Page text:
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Memo from American Somm: Analyzing Your Inventory

Posted on  | December 3, 2013   Bookmark and Share
Written by |

Andrew Bell, co-founder and President of American Sommelier

It’s that time of year again—time to look back at the year that has passed and make plans for the one to come. Part of this should include taking a close look at inventory performance and valuation.

Generating and analyzing reports is a time consuming yet important practice in order to avoid surprises and confirm that your costing numbers are where they need to be. In simple terms: you need to make sure that you are selling each wine at an appropriate price relative to what you paid for it. Any number of things can affect the cost of a product (a vintage change for example) and without vigilance the change may go unnoticed and your list price unchanged, thus throwing your margin out of whack.

In most markets, surprises in the form of a change in cost can only happen once a month. Most states require distributors to “post” the pricing (including discounts) on all products monthly. Once posted, these prices cannot change until the following month. This is the state’s attempt to give equal and fair access to all buyers. Even so, your distributor may fail to mention price changes (you cannot trust that someone else is going to pay as close attention as you are to your program!). Annual reviews will help catch any of these errors.

Put Safeguards in Place

The absolute best way to avoid errors in the first place is to centralize data entry responsibilities to a single person (you). When entering an invoice, double-check all details against your purchase order and the pricing on your wine list. While certainly not the most fun part of our jobs, this dedication to precision in the back office is essential for a profitable program.

Every program runs differently, but one thing they all share is the need to run financially lean, keeping as much cash as possible. An annual review can clarify stock depletion rates and help you project more accurately what your needs are. This data allows you to order with appropriate frequency, focusing on need rather than excess.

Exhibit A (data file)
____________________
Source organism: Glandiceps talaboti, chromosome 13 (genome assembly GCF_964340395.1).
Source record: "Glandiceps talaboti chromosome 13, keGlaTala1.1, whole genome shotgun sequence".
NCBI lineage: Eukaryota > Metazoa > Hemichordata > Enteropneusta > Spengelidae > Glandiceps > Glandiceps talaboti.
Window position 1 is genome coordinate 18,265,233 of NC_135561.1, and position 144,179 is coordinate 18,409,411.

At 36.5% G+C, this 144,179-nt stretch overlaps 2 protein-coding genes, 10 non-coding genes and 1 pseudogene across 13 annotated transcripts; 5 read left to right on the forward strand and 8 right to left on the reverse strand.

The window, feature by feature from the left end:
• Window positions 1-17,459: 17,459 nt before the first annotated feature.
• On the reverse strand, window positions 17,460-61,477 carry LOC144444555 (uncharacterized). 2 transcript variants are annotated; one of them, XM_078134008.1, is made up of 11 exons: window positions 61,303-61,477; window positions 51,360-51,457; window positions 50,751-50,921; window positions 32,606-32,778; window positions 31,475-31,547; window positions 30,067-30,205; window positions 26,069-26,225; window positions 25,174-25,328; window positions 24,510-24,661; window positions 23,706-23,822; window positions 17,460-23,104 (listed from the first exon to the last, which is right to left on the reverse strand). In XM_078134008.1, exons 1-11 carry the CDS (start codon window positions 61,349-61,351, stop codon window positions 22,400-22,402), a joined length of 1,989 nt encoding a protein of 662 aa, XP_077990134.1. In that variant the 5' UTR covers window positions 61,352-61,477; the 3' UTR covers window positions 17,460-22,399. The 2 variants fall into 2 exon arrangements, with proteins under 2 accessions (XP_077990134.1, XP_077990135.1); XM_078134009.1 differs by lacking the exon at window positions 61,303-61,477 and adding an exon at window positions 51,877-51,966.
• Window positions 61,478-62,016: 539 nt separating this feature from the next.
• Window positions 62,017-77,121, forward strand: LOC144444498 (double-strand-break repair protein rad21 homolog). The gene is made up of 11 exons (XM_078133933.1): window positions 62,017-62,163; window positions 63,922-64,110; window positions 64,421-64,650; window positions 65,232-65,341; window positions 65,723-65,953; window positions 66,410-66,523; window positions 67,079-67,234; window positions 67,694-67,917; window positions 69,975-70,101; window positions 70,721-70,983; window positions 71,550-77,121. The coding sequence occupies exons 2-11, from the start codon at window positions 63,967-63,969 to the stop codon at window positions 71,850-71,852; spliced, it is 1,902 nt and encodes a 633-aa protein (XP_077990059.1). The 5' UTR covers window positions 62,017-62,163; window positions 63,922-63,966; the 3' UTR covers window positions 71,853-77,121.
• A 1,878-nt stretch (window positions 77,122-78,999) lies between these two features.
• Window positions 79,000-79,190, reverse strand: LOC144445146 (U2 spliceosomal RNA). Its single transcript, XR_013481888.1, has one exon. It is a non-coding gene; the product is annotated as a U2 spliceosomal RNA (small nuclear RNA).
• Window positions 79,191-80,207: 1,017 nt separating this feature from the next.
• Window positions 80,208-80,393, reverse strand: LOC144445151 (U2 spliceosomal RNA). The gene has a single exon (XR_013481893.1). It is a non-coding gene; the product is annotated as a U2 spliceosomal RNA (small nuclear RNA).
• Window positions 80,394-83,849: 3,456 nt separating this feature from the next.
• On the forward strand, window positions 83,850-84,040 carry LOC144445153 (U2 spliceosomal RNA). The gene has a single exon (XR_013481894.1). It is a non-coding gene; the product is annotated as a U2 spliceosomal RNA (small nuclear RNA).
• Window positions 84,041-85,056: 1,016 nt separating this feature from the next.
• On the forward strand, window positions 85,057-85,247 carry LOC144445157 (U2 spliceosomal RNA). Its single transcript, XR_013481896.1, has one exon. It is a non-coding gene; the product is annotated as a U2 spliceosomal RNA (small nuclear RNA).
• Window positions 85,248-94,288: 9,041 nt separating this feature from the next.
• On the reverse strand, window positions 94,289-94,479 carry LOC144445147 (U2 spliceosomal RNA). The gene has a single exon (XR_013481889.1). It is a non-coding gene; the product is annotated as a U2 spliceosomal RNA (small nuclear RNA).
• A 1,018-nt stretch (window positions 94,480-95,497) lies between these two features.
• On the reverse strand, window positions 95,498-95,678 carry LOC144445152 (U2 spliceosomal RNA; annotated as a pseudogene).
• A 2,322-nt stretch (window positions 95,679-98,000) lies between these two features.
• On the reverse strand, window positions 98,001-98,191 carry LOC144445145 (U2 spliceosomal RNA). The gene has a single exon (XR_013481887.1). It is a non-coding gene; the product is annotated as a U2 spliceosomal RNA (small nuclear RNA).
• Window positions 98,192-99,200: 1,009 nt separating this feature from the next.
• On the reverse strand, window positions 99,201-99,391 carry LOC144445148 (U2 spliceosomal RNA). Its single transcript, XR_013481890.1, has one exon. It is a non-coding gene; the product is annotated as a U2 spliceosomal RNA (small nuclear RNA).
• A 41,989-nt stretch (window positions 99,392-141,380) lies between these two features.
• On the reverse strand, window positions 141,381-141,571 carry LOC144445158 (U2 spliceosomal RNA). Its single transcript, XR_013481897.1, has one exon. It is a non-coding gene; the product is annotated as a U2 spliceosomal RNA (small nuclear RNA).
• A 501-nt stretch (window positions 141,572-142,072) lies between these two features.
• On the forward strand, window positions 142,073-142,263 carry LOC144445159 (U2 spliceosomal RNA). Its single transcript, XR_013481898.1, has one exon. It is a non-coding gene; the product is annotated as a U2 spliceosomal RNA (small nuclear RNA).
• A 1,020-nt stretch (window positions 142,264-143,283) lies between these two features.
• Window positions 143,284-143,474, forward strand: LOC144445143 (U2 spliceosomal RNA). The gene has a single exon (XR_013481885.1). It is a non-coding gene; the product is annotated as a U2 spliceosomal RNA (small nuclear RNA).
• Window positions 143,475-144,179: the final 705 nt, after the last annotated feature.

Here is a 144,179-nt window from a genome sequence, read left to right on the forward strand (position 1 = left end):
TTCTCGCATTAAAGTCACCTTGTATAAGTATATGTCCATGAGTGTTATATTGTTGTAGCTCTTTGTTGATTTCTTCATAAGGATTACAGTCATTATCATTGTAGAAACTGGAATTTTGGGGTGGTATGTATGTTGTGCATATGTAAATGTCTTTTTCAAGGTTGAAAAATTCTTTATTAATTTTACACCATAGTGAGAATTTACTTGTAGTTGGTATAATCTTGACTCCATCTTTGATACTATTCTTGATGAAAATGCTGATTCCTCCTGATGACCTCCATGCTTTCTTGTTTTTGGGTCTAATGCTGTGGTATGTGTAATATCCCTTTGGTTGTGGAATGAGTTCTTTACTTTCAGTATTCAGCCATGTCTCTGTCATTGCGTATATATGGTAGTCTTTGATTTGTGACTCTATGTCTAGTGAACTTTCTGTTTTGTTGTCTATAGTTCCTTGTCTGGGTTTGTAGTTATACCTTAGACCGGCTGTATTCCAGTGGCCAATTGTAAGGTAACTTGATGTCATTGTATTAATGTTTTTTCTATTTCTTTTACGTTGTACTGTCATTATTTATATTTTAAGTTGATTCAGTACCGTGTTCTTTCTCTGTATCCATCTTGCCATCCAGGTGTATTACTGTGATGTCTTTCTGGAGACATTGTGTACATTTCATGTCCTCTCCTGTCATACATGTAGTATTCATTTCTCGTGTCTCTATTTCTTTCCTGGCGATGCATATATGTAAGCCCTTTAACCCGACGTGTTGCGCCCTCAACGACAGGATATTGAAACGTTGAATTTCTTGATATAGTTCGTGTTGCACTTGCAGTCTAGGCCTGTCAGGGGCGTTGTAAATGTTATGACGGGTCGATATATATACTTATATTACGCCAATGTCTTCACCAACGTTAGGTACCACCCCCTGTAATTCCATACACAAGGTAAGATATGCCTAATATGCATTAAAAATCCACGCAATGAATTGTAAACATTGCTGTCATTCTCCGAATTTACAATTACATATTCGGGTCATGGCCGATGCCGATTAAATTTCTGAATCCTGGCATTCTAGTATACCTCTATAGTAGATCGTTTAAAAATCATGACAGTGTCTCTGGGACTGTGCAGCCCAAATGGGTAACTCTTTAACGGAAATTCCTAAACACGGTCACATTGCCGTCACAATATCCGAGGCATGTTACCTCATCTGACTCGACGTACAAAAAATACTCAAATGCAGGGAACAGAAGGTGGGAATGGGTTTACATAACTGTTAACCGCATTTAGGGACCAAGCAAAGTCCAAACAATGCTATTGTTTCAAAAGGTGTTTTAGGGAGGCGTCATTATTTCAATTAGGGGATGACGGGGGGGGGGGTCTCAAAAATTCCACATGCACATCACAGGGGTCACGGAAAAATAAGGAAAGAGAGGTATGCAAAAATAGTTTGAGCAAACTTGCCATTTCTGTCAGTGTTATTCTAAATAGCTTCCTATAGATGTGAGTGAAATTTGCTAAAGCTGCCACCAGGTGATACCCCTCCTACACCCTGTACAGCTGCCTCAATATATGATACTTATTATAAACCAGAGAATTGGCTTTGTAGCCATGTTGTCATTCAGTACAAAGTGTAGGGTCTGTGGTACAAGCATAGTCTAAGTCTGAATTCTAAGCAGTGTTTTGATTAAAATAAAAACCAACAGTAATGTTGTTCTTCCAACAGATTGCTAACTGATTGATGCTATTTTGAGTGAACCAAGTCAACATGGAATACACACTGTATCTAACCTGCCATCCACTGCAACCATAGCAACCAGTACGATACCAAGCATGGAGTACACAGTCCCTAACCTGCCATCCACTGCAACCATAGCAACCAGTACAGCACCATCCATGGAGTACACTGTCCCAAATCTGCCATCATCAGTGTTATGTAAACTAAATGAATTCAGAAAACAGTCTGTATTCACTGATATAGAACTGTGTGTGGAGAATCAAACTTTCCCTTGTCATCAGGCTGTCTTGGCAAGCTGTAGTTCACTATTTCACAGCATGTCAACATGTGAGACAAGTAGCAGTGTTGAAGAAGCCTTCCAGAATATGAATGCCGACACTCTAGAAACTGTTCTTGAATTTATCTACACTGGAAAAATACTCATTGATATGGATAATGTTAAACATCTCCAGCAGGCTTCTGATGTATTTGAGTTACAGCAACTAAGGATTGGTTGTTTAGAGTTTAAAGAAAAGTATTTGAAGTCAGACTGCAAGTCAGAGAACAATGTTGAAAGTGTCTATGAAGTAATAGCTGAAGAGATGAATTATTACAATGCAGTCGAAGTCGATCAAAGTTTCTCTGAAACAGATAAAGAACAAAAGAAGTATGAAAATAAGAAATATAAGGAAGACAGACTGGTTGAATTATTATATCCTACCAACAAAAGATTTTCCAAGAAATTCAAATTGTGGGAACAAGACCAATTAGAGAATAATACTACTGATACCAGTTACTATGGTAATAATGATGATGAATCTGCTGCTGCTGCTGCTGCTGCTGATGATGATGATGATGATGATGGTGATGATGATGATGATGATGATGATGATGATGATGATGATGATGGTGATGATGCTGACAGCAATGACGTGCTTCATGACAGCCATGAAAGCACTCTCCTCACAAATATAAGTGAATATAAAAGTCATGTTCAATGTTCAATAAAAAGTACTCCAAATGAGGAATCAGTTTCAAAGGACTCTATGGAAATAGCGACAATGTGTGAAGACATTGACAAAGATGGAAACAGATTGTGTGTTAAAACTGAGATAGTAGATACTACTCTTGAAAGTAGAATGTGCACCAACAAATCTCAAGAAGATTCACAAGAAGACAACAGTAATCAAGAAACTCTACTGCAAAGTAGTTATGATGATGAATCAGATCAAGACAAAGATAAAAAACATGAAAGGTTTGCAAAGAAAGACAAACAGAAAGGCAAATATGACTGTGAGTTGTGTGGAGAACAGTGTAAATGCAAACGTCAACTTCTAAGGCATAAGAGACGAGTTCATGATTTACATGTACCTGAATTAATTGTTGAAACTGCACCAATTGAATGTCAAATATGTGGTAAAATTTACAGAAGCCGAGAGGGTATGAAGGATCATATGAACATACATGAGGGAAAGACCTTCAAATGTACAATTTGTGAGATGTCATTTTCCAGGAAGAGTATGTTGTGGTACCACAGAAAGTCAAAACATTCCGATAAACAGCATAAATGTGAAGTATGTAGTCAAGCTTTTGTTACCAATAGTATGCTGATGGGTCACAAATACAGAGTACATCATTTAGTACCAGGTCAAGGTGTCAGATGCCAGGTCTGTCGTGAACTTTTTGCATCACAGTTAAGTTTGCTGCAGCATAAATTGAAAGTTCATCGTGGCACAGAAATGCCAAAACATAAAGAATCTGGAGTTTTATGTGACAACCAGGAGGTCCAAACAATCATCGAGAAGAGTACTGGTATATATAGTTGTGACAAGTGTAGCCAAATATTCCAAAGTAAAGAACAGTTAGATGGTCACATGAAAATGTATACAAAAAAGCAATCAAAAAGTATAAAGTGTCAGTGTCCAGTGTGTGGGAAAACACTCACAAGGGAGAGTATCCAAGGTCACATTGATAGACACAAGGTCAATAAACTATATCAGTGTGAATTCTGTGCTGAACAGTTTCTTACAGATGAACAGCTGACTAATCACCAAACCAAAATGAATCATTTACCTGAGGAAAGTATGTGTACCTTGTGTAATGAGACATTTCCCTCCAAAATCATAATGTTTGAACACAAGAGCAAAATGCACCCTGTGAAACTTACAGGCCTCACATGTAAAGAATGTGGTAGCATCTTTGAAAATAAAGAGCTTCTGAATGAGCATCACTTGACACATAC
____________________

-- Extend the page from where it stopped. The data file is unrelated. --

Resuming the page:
Stepping back and looking at your program at regular intervals is important to identify the items that are not working or generating an appropriate profit. Consider moving an underperformer from BTB to BTG in order to deplete it. In this situation, you may not earn the desired margin and as such your numbers may not show well during this period, but you will have liberated space in the cellar and turned a dead asset liquid. In doing so you can replace the poorly moving item with one you think will perform better. This is easy to do when you have limited volume (it is always better to test an item before committing to larger volumes). For small scale operations, a large purchase can be a case per item; for large scale operations, a pallet or more. The theory remains the same.

Great programs are dynamic, not static. A percentage of your list should remain constant, with a varying amount of movement to keep regular customers interested. Reviewing inventory performance at the end of each year will help you see big picture trends and thus make smart choices about what to keep, what to replace, how much to buy and even what to buy on close-out when available. These smart buying practices set you up for a great start to the New Year.


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